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Carol Wilson
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Carol Wilson,
User Rank: Blogger
4/19/2017 | 2:01:00 PM
Re: Diagnosis
I get what you are saying but the work that AT&T, Vodafone and others are doing is pushing in the direction of Facebook and Google. 

I disagree that telcos want open source primarily to reduce capex and what they are spending on equipment - that's a goal, to be sure, but what I hear over and over from them is the need to scale more rapidly to meet bandwidth demands and to introduce new services faster. Not a single major CTO with whom I've spoken thinks virtualization will reduce their capex budgets any time soon. 

 
brooks7
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brooks7,
User Rank: Light Sabre
4/19/2017 | 1:41:45 PM
Re: Diagnosis
 

Carol,

I think you misunderstood my daily updates.  Ask Verizon if they could introduce new packages from their vendors in 24 hours and put them live to their market.  The time to test and approve things is months not hours.  Very different timeframes.  The Scrum methodology produces 2 week product release cycles for new features.  Facebook and Google basically did what I said...picked their vendors (sometimes it was them) and just DID.  They didn't wait for standards development.  They did try to get what they were doing standardized, but only at the very bottom end of things (like component specs).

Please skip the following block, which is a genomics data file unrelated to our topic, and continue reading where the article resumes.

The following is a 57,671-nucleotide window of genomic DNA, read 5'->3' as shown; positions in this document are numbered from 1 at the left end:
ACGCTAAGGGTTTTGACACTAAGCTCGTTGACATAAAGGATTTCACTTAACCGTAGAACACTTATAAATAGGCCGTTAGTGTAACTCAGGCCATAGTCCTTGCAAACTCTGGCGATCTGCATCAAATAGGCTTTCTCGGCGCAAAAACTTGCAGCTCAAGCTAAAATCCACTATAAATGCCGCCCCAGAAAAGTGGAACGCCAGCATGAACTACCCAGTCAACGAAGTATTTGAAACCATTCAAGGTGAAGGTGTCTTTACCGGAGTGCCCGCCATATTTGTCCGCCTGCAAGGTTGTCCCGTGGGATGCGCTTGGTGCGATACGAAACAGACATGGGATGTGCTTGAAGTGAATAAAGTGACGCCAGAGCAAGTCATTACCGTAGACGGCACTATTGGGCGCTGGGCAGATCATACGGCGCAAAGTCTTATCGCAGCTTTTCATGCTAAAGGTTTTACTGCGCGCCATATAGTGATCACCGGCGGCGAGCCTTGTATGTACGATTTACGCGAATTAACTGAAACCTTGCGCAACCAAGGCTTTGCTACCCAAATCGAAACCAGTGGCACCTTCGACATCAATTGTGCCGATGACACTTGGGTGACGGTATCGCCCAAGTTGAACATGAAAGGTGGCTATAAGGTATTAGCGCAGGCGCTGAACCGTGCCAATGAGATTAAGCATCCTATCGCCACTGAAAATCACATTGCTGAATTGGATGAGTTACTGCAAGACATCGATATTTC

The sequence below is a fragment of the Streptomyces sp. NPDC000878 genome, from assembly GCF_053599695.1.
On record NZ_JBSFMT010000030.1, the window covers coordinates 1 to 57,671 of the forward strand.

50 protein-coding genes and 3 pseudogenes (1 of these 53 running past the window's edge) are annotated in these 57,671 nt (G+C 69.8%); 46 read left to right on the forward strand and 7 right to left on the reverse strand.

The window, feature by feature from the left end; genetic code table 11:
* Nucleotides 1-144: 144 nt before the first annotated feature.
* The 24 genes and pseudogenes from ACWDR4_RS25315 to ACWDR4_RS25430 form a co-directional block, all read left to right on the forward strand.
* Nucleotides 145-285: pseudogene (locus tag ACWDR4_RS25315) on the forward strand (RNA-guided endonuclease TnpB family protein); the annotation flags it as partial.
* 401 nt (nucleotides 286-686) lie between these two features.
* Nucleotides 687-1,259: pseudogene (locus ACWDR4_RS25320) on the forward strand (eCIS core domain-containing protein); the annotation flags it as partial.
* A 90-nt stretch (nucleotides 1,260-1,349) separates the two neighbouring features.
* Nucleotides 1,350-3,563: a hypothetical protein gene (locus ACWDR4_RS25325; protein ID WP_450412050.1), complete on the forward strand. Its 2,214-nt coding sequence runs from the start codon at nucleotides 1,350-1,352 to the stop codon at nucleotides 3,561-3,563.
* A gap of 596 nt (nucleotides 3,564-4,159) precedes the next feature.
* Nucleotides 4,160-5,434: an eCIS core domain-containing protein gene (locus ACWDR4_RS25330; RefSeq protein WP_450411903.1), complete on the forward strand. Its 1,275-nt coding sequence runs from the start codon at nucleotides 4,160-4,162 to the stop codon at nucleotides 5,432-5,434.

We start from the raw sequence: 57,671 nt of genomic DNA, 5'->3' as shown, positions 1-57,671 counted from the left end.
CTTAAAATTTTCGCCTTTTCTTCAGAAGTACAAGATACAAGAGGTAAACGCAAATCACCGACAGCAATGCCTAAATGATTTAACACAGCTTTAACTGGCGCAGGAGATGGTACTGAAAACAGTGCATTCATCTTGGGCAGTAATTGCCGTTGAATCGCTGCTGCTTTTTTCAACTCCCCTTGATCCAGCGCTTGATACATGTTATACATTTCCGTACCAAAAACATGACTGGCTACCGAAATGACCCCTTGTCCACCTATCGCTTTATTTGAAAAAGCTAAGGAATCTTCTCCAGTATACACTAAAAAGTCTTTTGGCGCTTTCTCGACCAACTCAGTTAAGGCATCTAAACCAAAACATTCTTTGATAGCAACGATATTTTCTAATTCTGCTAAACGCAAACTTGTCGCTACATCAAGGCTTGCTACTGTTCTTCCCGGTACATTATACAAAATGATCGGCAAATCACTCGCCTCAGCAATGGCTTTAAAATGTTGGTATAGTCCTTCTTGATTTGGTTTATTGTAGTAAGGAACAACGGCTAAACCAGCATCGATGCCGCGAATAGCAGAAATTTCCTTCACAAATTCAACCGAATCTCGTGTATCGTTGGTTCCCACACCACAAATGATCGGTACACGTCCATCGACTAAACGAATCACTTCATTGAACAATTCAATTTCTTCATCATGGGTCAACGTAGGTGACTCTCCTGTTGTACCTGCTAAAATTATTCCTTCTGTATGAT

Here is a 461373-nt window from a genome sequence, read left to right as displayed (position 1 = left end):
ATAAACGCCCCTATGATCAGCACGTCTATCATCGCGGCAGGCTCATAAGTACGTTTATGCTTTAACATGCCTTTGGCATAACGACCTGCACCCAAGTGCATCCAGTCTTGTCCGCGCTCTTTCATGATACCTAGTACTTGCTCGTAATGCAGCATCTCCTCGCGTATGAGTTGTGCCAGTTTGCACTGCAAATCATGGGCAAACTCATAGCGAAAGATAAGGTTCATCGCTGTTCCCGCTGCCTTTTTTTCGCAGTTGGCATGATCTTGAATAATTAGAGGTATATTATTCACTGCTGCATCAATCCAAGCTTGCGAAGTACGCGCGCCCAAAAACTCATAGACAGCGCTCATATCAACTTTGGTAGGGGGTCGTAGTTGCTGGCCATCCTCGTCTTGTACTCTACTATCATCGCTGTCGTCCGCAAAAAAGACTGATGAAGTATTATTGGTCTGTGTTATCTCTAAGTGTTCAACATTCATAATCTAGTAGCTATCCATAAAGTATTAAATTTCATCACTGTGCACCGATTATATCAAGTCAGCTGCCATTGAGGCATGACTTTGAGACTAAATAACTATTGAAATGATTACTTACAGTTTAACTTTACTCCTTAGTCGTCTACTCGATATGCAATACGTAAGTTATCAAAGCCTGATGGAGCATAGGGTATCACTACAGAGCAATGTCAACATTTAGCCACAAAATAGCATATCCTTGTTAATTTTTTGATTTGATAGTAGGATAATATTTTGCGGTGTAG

By the way, I don't think that this has anything to do with what the telcos want.  What they want is to reduce capex.  They want open source because they would like to eliminate the spending on equipment.  That is NOT why the IT groups do virtualization.  They do it for fast service creation and flexibility.  Facebook's (and Google and Amazon) have the load on their network change daily with the movement around the Earth by the Sun.  It is either be flexible or double the amount of equipment in each data center.  THAT is their CAPEX reduction.   The say AT&T equivalent is that they have 4 voice switches in the US and they use the West Coast Data Center to cover overflow on the East Coast Data Center every day from 8 - 11AM.   Now scale that up and voila...now you are starting to talk.  Of course, none of this works if you have to have special network arrangements or any oddball protocols.  You want to use DNS publishing and load balancers to make this work.  Imagine if your local phone call was actually handled in the early morning by a switch that was based in California.  That is pretty much like making the equivalent of loading up google.com and thinking you know where the server you are actually connected to for that TCP connection is located.

seven

 
Carol Wilson
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Carol Wilson,
User Rank: Blogger
4/19/2017 | 11:39:30 AM
Re: Diagnosis
Brooks7,

How do you view the way Facebook and Google are using virtualization - I see CSPs much more interested in emulating their processes, which do include daily updates.